Survey: finally, we use a multi-stage sampling frame (Enumerating Area level, Household Level and in each household, an adolescent and or caregiver) to administer a quantitative survey to collect data that is representative at the level of each department. We recommend a five-day training for survey enumerators, and it can be helpful if some of these enumerators took part in the ethnographic interviewing phase. We recommend recruiting a team of enumerators well balanced in terms of gender equality and native speakers of local languages for the project sites. During this training, the survey is pre-tested in some districts culturally similar to the data collection areas and validated with child protection workers from the country before its administration at population level. The survey results may be recorded via smart phone or tablet, depending on the context. We highly recommended using an electronic survey rather than handwritten as the sample size can be quite large.
We have, to date, administered one survey to adolescent boys and girls (13-17 years) and a second survey to male and female adult caregivers (18+ years); in the latter survey, caregivers were tasked with answering questions relating to a specific 5-12 year-old in their care. This approach allowed us to understand the experiences of both younger and older children. Other research teams may identify different respondent categories in line with their own measurement needs.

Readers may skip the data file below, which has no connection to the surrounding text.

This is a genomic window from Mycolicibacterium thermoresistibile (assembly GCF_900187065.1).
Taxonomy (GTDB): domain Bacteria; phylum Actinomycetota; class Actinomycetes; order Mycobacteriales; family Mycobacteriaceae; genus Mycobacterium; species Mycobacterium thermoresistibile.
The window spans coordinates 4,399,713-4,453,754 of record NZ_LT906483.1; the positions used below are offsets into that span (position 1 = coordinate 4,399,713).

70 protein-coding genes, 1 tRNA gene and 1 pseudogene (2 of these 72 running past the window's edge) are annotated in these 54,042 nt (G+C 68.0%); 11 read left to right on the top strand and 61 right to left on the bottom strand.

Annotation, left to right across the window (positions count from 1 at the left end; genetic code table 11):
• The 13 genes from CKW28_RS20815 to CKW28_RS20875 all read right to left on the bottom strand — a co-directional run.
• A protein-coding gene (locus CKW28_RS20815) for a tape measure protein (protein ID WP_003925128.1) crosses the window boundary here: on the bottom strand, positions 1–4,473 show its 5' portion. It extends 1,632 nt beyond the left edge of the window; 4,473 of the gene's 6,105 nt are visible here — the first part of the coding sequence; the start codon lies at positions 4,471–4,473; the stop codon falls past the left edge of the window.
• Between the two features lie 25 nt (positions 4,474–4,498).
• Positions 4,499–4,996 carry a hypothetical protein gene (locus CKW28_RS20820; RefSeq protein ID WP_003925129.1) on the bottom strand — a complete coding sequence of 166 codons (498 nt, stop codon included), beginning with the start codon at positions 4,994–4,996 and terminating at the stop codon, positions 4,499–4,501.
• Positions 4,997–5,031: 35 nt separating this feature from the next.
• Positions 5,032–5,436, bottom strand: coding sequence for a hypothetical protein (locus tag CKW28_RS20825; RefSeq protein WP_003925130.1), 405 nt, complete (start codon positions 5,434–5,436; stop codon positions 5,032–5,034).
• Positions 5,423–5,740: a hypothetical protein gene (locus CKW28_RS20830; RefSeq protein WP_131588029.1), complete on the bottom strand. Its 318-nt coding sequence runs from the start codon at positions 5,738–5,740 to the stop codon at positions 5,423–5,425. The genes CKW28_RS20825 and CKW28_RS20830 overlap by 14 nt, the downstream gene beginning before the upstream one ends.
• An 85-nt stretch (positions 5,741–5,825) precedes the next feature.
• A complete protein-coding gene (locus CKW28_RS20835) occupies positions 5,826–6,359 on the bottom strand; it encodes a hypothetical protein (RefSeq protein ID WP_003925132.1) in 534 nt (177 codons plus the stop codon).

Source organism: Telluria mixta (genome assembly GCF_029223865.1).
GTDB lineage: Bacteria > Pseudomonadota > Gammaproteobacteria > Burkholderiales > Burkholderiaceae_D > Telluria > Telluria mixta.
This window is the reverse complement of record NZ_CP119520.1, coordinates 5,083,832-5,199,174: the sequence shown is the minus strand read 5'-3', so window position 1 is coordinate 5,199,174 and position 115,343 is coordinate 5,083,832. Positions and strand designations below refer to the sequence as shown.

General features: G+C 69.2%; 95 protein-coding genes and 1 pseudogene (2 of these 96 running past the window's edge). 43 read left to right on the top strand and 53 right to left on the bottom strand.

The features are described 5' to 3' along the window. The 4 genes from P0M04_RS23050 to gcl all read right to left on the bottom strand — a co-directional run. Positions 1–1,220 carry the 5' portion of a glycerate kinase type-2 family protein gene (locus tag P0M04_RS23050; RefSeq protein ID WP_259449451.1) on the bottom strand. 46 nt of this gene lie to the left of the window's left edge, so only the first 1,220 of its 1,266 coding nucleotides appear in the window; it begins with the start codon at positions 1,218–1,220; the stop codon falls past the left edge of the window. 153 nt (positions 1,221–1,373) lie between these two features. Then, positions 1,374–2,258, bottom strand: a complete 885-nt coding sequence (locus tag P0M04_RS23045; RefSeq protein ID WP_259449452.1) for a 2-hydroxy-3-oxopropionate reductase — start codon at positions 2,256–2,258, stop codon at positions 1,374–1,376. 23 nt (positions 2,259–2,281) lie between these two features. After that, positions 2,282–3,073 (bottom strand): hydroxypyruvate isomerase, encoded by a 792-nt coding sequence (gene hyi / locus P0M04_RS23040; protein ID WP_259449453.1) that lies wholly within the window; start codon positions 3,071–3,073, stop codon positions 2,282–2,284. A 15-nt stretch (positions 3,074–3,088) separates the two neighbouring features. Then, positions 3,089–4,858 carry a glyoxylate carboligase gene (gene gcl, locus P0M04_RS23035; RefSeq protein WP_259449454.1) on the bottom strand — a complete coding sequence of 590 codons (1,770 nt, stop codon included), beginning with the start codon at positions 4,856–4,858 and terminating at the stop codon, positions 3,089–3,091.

Ethics notes: In each country, the survey administration included a referral protocol for individuals who demonstrated signs of distress or who requested a referral during the data collection process; these referral protocols were reviewed by social work administrators, who worked with their colleagues in the survey sites to ensure that social service workers were available to respond when referrals were made during the data collection process. Social work and demography professors in each country—as well as UNICEF representatives—reviewed the tools for ethical concerns, and the surveys were adapted when potential ethical concerns arose. The research processes have been undertaken under the purview of the relevant in-country Ministries and in collaboration with the social work training institutes.
Additional components: Following the survey itself, the methodology also allows us to bring in other elements of a child protection system at the local level – the implementation of legislation/polices and the budget allocations and spending; the prevention and response interventions actually carried out; and the number and types of cases managed. This element can allow us to test the strength of a child protection system in one area at population level – and then track changes over time.
GROWS Survey in Action: